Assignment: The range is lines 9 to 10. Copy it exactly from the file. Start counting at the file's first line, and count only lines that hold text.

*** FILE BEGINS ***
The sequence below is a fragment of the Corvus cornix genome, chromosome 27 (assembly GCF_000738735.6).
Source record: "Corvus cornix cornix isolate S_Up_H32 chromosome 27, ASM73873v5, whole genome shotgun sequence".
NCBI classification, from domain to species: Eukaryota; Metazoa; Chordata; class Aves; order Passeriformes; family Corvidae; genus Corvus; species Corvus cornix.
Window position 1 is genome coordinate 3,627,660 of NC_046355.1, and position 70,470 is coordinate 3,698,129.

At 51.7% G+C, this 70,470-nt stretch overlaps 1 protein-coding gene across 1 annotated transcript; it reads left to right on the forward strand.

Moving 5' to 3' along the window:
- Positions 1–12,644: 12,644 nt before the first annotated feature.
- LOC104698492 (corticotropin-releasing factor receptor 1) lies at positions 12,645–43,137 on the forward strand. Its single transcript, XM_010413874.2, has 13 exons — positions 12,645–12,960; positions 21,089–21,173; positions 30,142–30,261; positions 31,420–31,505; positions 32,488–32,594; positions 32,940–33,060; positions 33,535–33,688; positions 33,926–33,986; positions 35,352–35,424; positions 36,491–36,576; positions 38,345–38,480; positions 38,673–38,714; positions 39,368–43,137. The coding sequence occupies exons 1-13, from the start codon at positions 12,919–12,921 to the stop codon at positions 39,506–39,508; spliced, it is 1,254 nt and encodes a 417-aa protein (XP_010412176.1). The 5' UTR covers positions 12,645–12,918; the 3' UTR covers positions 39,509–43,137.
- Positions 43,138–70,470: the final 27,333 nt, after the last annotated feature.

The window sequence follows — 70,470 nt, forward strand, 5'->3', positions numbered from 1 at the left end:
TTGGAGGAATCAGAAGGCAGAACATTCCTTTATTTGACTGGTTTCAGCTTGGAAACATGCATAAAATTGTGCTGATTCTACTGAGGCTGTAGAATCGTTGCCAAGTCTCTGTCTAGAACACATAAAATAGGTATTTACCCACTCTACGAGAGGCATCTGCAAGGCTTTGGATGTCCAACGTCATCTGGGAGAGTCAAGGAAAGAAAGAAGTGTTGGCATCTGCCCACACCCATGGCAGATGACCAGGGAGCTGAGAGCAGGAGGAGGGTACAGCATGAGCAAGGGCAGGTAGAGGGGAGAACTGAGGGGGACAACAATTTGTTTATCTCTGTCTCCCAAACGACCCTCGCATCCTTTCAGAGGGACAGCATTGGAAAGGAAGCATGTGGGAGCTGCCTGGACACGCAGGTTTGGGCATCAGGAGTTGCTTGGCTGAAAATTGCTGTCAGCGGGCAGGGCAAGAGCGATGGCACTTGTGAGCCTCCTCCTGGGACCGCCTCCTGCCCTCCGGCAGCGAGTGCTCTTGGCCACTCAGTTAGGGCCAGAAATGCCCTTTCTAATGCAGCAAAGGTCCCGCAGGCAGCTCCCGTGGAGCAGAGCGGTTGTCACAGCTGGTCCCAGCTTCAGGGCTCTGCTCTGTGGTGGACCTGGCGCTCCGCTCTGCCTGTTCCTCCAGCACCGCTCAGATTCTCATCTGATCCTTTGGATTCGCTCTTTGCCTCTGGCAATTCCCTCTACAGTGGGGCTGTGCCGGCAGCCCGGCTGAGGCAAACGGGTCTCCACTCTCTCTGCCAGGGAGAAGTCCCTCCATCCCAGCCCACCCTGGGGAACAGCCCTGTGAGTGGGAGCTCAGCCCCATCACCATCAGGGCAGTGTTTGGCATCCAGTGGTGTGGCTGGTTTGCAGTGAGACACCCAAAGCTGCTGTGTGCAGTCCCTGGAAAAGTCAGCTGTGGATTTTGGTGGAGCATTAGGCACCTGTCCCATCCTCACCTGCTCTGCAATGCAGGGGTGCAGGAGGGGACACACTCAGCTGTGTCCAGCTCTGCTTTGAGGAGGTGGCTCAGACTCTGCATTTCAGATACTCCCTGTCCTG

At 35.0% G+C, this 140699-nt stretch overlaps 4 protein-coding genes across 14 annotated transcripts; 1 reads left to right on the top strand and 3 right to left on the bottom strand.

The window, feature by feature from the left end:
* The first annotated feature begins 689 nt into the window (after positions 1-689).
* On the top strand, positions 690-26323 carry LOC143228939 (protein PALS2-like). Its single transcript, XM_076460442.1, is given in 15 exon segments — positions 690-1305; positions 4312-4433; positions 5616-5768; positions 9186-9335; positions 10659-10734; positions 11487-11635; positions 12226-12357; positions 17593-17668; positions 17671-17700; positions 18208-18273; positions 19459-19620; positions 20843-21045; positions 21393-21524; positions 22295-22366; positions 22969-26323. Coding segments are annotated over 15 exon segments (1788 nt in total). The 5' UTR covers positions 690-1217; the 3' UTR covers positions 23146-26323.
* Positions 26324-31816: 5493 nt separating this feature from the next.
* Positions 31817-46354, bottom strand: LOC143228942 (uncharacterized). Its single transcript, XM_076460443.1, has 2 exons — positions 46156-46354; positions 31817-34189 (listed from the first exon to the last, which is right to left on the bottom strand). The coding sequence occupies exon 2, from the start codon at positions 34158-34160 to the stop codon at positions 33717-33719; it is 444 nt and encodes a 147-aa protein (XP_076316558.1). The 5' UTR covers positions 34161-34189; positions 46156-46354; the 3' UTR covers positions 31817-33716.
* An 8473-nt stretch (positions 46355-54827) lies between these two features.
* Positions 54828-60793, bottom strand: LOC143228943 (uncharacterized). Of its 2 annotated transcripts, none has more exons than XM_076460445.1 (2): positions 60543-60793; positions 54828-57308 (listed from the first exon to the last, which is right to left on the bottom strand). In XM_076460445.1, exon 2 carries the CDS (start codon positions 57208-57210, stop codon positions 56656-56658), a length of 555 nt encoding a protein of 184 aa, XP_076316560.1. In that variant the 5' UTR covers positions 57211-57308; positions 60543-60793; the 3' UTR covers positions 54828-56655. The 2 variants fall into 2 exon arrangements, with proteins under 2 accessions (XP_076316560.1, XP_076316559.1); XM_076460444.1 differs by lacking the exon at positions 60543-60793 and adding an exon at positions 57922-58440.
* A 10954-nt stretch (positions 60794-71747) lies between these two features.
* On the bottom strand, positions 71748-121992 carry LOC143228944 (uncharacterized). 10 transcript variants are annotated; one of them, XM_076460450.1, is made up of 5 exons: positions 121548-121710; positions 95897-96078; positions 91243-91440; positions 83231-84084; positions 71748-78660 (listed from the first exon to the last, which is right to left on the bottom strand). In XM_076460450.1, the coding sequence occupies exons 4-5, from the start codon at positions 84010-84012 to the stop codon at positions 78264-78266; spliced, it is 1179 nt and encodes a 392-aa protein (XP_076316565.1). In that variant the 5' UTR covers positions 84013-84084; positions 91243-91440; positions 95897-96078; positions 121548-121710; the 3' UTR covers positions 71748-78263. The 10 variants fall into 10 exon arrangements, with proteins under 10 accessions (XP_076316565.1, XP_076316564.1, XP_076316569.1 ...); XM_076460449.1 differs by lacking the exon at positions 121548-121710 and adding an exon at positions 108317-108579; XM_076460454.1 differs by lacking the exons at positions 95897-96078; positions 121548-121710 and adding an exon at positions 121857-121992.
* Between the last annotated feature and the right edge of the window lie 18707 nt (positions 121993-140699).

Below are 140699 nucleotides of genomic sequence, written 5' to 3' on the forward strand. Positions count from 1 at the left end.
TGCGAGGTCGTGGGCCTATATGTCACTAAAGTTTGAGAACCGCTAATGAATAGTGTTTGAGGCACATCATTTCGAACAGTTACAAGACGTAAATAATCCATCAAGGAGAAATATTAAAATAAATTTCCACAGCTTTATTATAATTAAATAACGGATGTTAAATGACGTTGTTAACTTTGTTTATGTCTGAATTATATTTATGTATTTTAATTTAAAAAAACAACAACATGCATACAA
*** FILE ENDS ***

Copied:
- Positions 43,138–70,470: the final 27,333 nt, after the last annotated feature.

The window sequence follows — 70,470 nt, forward strand, 5'->3', positions numbered from 1 at the left end: